People visiting the Ridge Meadows Hospital and other facilities run by Fraser Health are now required to either have a flu shot or wear a medical mask.
The new rule applies to all visitors and staff members – some of whom have so far resisted getting a flu shot – and will be in force throughout the winter flu season.
This province-wide requirement was challenged by the B.C. Health Sciences Association, representing 16,000 health care workers, which brought a grievance against the government.
In October, an arbitrator upheld the new policy as a reasonable requirement. The policy was in place last year, but this is the first flu season it will be enforced.
Fraser Health chief medical health officer Paul Van Buynder said the policy applies to all patient care areas across the province, including long-term care facilities, and even patients’ homes if health staff are going there.
“It’s anywhere we interact with patients,” he said.
Signs at the entrance of facilities ask visitors to wear masks if they have not received the flu vaccine. Whether members of the public wear one or not will be determined by the honour system.
What’s more, if you know you’ve caught a bug, you are asked to stay home.
“If you’re unwell, we don’t want you to visit at all,” said Van Buynder.
Influenza is one of the top 10 killers in the country. An estimated 3,500 Canadians die every year from the flu or complications arising from the virus.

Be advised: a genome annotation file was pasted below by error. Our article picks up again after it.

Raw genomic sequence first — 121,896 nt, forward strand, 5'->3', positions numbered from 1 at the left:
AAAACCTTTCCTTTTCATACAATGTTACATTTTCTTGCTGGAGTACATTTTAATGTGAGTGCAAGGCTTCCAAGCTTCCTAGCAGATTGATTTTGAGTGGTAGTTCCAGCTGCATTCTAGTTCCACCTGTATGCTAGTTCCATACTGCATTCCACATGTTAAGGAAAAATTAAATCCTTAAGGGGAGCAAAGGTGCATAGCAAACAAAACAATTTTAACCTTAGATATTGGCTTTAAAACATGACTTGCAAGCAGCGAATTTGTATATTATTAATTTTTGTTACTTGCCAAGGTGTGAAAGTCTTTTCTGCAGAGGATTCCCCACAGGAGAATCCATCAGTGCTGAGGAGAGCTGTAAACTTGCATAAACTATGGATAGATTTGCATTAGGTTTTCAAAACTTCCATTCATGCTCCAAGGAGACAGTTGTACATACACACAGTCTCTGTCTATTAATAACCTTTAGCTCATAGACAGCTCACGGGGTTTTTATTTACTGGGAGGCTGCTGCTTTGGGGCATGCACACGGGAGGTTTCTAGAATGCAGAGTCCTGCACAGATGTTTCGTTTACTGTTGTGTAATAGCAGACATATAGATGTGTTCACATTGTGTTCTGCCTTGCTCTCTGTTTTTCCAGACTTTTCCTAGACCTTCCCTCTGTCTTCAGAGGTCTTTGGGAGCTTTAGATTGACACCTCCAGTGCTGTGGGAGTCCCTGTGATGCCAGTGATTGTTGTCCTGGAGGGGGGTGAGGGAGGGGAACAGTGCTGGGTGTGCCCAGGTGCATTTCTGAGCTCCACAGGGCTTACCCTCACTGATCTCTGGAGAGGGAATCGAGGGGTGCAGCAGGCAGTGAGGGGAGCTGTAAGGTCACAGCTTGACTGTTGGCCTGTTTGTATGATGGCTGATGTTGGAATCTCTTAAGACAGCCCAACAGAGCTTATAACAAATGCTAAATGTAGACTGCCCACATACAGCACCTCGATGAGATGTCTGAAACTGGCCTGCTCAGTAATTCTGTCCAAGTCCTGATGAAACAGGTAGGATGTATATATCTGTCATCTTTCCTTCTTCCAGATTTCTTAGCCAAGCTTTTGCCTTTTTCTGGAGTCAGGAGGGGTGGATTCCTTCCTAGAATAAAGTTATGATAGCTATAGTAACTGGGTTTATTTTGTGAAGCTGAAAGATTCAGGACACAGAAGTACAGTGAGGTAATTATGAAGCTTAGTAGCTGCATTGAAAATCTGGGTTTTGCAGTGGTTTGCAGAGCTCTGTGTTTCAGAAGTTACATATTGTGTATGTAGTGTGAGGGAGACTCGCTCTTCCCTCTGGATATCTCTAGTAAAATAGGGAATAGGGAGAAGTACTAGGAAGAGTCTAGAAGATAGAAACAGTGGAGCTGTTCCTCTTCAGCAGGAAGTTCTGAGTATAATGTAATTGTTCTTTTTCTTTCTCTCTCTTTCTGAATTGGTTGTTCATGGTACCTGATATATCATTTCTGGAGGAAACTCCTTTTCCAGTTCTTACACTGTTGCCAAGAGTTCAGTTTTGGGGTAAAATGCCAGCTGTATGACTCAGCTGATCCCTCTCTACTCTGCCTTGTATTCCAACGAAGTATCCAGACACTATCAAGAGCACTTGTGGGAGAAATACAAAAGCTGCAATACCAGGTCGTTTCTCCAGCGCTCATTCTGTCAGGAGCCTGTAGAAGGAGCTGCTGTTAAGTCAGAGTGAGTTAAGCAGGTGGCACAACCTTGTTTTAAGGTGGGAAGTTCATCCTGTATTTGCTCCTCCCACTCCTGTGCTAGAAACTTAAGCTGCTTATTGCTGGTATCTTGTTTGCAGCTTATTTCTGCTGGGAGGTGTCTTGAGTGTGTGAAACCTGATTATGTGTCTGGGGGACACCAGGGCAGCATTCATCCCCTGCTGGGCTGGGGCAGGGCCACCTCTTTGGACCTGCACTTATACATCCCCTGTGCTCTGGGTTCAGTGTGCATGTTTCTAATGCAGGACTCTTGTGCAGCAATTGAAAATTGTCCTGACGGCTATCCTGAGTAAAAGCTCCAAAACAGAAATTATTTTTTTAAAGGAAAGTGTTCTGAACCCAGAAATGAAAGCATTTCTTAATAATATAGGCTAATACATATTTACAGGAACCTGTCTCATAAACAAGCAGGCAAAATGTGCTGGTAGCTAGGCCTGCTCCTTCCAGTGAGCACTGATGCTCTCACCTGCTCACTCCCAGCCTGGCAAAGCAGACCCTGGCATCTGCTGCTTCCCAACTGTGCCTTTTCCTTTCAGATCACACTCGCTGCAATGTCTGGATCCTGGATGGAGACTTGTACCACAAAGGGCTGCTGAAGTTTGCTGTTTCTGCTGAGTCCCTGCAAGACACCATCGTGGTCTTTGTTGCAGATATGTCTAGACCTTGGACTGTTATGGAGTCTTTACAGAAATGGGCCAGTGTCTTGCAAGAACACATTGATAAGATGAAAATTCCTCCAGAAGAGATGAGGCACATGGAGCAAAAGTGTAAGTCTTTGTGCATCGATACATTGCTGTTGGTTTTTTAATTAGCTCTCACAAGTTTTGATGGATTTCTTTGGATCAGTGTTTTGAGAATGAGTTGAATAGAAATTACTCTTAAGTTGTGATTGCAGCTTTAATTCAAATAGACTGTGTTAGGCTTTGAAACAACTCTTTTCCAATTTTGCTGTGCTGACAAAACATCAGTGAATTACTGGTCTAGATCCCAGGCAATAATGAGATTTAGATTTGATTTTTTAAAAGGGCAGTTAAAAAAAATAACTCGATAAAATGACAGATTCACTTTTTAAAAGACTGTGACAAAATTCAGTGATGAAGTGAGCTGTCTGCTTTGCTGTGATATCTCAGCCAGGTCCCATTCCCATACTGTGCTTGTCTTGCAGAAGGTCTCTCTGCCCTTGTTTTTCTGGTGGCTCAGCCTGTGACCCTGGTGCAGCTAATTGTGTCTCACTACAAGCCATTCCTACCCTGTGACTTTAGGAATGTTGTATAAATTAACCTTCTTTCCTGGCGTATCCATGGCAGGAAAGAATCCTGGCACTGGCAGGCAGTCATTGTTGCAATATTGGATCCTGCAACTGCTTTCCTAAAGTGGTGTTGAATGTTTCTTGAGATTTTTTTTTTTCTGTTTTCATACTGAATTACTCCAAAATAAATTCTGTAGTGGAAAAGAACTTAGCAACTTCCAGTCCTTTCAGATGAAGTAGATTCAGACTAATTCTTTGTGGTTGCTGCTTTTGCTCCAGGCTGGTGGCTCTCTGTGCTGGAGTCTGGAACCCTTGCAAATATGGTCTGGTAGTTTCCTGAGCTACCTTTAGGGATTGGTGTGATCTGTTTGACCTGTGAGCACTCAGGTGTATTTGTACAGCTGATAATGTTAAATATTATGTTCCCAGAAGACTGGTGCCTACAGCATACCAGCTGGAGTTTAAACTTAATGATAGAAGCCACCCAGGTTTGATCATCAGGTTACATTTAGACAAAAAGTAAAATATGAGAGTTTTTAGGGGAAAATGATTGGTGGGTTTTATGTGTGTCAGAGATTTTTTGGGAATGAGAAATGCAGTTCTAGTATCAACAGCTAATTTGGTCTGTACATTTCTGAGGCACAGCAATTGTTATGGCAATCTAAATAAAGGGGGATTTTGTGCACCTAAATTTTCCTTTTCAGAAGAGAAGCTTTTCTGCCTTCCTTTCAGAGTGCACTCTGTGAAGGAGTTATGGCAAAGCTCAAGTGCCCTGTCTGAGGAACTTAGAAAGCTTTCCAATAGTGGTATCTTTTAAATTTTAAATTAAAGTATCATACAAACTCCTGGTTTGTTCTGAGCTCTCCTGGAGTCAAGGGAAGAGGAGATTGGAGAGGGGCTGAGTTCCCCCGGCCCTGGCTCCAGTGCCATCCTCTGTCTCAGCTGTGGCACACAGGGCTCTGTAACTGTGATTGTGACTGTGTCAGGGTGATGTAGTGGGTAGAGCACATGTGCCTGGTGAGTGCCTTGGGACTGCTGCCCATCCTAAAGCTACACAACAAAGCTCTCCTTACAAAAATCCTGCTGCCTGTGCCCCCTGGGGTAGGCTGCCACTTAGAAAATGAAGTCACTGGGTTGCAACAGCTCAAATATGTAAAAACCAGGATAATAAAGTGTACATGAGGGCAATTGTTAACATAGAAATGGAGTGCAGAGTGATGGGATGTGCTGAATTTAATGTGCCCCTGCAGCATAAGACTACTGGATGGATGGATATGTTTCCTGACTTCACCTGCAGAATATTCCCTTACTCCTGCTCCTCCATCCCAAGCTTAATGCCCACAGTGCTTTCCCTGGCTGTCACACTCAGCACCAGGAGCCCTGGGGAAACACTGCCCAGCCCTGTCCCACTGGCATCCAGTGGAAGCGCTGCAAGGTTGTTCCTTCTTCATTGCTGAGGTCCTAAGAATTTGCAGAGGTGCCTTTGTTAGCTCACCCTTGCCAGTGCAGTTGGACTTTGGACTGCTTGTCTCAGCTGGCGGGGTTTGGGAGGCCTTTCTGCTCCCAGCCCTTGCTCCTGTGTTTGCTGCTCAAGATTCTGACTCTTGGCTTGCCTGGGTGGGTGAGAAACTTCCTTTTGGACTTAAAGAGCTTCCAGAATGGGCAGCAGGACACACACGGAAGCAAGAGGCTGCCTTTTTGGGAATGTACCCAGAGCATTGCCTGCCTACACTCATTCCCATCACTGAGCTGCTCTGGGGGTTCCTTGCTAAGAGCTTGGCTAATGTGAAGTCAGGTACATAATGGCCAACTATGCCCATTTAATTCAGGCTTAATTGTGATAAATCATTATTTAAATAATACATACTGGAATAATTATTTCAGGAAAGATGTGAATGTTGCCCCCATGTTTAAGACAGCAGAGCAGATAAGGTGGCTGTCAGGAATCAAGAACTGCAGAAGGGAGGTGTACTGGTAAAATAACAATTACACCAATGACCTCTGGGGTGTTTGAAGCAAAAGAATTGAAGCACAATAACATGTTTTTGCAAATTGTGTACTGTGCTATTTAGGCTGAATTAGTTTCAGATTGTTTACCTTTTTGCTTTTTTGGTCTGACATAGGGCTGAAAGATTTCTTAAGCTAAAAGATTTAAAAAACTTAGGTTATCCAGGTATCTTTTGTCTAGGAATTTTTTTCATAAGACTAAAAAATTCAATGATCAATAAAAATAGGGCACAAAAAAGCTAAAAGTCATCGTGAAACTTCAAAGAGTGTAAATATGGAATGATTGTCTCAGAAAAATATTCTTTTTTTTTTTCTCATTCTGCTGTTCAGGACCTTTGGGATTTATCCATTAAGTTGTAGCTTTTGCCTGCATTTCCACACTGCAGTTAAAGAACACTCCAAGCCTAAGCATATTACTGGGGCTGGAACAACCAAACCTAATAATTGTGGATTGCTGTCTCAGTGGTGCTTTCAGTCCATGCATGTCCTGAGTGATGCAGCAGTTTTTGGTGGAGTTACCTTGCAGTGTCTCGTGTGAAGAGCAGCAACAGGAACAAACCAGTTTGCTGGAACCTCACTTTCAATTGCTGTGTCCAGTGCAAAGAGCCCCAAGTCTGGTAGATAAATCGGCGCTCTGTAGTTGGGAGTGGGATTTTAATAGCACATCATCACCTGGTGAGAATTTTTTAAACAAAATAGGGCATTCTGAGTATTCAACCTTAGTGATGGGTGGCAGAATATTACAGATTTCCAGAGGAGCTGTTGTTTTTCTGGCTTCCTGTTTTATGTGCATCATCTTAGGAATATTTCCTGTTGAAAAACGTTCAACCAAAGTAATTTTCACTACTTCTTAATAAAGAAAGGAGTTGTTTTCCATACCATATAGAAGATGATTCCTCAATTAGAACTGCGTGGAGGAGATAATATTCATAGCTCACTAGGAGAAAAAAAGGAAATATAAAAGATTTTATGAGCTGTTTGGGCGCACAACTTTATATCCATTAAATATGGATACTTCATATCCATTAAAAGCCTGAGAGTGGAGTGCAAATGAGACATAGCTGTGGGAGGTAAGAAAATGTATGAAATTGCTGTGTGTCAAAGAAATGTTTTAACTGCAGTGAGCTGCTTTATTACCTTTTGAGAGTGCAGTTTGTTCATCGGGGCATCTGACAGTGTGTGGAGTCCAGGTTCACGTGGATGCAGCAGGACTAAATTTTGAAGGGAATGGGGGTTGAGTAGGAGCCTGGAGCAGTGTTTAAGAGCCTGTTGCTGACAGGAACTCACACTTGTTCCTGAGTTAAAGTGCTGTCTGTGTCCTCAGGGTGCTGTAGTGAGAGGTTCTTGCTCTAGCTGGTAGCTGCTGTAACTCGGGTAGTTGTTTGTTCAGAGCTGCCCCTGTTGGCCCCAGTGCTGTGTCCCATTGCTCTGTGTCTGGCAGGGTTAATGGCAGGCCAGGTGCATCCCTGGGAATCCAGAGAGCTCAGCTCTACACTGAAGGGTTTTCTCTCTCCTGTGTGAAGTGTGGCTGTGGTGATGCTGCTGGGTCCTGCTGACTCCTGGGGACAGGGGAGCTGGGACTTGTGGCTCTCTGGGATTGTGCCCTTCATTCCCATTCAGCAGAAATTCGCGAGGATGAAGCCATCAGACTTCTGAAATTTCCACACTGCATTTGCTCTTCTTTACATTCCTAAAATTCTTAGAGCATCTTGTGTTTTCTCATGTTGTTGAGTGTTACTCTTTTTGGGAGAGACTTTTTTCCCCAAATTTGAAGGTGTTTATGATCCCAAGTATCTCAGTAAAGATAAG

“This is a long overdue policy, because influenza kills thousands of people every year,” he said. “It is a very, very nasty disease for the vulnerable.”
Van Buynder said the flu is not recognized as serious illness by the public, generally, because they often mistake the symptoms of the more common cold virus instead of the flu.
Influenza can have even an otherwise healthy person bedridden for a week.
The new policy was adapted only after a review of similar policies around the world. In the U.S., he said there are 150 health care organizations with a million employees who have similar rules. In some, a vaccination has been made a mandatory condition of employment – there is no mask option.
Those who oppose vaccinations argue that a flu shot can make the recipient sick, and are only effective 60 per cent of the time.
“If you don’t get vaccinated, it never works,” said Van Buynder. “And that’s still 60 per cent less virus around.”
He doesn’t understand why there is resistance to flu vaccinations, when people haven’t reacted the same way to immunizations for other serious illnesses, such as chickenpox, tetanus or Hepatitis B.
“None are perfect, but we don’t stop using them.”
The criteria to qualify for a free flu shot are increasingly inclusive, and people who will be visiting a hospital patient qualify. Van Buynder thinks it should be part of everyone’s winter routine.
“Everyone should get one – it helps stop circulating the disease.”
The flu season typically runs from December through March. Fraser Health will announce when the flu season ends, and masking no longer required.
“It’s been a mild flu season so far, but it’s early days,” he said.